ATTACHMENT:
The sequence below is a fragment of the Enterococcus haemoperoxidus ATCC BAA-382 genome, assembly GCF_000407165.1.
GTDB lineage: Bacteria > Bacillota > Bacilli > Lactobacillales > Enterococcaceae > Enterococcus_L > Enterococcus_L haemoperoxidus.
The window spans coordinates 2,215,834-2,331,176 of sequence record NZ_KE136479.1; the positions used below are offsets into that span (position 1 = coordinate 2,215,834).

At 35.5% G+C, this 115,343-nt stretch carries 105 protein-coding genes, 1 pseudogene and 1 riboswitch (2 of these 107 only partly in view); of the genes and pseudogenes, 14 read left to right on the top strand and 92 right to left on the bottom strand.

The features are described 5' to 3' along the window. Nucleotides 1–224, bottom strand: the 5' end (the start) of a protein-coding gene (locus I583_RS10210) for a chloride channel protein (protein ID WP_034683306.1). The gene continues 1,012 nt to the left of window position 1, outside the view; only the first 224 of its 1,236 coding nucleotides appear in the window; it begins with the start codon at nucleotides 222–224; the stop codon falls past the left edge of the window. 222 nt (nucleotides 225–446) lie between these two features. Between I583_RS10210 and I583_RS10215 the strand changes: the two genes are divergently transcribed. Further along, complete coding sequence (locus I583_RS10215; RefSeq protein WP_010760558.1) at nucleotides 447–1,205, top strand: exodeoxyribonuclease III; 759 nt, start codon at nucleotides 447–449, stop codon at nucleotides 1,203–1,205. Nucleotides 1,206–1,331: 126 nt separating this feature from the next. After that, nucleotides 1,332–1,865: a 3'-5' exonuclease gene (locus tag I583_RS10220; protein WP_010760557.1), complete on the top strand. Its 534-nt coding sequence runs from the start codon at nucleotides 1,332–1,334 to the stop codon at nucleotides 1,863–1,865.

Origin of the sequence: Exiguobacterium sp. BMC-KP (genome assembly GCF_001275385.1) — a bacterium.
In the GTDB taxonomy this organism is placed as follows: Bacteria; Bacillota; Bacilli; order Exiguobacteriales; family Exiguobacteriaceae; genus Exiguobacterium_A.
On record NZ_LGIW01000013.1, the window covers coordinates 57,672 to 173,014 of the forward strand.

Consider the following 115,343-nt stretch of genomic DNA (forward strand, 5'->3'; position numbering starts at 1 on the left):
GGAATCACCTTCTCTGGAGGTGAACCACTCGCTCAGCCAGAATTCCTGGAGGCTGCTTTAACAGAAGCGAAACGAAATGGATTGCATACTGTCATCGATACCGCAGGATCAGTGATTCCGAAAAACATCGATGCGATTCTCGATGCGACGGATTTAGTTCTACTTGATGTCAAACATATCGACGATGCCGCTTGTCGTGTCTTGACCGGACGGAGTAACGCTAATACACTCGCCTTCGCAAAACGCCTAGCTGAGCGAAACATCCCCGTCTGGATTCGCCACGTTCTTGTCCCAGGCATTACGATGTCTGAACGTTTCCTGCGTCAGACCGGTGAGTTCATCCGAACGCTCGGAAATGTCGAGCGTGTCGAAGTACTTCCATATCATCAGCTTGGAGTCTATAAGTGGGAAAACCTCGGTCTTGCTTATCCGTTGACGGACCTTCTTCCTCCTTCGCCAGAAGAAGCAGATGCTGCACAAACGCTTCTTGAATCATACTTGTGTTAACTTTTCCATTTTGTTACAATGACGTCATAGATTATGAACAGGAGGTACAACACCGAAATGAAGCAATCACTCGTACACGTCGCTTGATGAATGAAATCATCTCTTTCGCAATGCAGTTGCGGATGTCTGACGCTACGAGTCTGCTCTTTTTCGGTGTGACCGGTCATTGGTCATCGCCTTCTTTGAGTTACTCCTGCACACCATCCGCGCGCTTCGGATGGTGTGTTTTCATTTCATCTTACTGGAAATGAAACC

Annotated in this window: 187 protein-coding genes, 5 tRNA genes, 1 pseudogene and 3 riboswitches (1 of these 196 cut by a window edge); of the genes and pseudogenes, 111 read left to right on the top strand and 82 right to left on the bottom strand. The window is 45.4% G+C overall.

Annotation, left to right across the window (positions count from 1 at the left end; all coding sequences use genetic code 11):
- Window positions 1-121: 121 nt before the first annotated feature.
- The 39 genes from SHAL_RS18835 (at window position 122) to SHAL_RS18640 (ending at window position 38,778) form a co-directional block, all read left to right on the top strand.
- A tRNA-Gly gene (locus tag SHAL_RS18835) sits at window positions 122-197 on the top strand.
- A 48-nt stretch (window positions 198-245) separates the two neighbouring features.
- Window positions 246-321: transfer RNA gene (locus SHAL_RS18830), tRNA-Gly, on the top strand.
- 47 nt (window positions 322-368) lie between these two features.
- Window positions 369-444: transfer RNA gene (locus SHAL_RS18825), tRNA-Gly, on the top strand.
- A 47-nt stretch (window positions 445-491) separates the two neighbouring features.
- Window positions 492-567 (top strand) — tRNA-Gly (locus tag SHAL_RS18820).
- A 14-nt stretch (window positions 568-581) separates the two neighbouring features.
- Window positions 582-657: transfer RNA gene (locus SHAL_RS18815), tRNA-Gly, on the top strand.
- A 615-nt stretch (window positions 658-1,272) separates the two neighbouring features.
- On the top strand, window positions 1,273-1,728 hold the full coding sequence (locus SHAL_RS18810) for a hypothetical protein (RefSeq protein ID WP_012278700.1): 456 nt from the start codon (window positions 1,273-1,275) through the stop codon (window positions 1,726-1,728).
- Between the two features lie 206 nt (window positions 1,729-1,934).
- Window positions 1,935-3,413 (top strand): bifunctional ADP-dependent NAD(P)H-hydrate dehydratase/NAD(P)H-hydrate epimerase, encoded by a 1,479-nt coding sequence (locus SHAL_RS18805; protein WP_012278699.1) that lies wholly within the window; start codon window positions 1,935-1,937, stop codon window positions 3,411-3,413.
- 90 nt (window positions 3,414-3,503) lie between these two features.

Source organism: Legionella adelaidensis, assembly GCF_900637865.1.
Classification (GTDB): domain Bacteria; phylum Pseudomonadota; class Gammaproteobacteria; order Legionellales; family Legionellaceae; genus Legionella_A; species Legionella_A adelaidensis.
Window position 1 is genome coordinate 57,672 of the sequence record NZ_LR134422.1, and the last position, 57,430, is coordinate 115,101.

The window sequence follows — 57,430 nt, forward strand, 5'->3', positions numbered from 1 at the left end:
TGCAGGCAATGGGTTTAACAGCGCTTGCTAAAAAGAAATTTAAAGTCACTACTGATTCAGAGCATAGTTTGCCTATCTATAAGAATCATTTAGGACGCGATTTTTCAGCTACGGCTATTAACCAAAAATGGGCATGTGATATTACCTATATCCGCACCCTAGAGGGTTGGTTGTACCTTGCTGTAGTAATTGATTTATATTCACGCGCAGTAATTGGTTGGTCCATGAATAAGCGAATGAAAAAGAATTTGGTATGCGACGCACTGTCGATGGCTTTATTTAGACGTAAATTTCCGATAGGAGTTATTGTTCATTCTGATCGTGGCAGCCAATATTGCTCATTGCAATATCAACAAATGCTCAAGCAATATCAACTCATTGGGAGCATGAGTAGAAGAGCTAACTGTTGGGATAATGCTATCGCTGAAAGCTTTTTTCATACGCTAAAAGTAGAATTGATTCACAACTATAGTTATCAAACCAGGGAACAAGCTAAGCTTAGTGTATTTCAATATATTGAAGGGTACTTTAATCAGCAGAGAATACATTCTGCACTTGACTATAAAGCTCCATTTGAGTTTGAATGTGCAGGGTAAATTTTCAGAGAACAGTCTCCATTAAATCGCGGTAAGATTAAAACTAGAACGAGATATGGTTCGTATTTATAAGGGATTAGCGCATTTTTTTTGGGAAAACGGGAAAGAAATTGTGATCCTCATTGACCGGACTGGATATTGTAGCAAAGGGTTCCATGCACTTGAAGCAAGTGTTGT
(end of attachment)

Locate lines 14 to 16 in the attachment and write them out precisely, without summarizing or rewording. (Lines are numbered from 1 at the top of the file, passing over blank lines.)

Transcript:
- The 39 genes from SHAL_RS18835 (at window position 122) to SHAL_RS18640 (ending at window position 38,778) form a co-directional block, all read left to right on the top strand.
- A tRNA-Gly gene (locus tag SHAL_RS18835) sits at window positions 122-197 on the top strand.
- A 48-nt stretch (window positions 198-245) separates the two neighbouring features.